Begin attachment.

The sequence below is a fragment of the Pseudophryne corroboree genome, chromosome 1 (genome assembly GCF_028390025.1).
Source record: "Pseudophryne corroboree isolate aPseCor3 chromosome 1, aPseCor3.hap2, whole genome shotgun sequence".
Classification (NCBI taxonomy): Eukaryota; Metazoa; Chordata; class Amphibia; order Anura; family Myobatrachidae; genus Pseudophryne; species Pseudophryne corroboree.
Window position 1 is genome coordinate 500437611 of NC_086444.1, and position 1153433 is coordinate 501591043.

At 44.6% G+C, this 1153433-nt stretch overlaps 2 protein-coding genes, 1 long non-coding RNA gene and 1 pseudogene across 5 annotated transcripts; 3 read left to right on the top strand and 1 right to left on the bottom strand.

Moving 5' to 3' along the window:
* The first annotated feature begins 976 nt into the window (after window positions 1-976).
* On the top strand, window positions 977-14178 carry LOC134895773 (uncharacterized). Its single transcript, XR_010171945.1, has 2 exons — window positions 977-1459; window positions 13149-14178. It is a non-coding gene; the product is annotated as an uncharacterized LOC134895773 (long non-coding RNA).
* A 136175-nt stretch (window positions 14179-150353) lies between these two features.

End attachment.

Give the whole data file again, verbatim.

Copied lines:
The sequence below is a fragment of the Pseudophryne corroboree genome, chromosome 1 (genome assembly GCF_028390025.1).
Source record: "Pseudophryne corroboree isolate aPseCor3 chromosome 1, aPseCor3.hap2, whole genome shotgun sequence".
Classification (NCBI taxonomy): Eukaryota; Metazoa; Chordata; class Amphibia; order Anura; family Myobatrachidae; genus Pseudophryne; species Pseudophryne corroboree.
Window position 1 is genome coordinate 500437611 of NC_086444.1, and position 1153433 is coordinate 501591043.

At 44.6% G+C, this 1153433-nt stretch overlaps 2 protein-coding genes, 1 long non-coding RNA gene and 1 pseudogene across 5 annotated transcripts; 3 read left to right on the top strand and 1 right to left on the bottom strand.

Moving 5' to 3' along the window:
* The first annotated feature begins 976 nt into the window (after window positions 1-976).
* On the top strand, window positions 977-14178 carry LOC134895773 (uncharacterized). Its single transcript, XR_010171945.1, has 2 exons — window positions 977-1459; window positions 13149-14178. It is a non-coding gene; the product is annotated as an uncharacterized LOC134895773 (long non-coding RNA).
* A 136175-nt stretch (window positions 14179-150353) lies between these two features.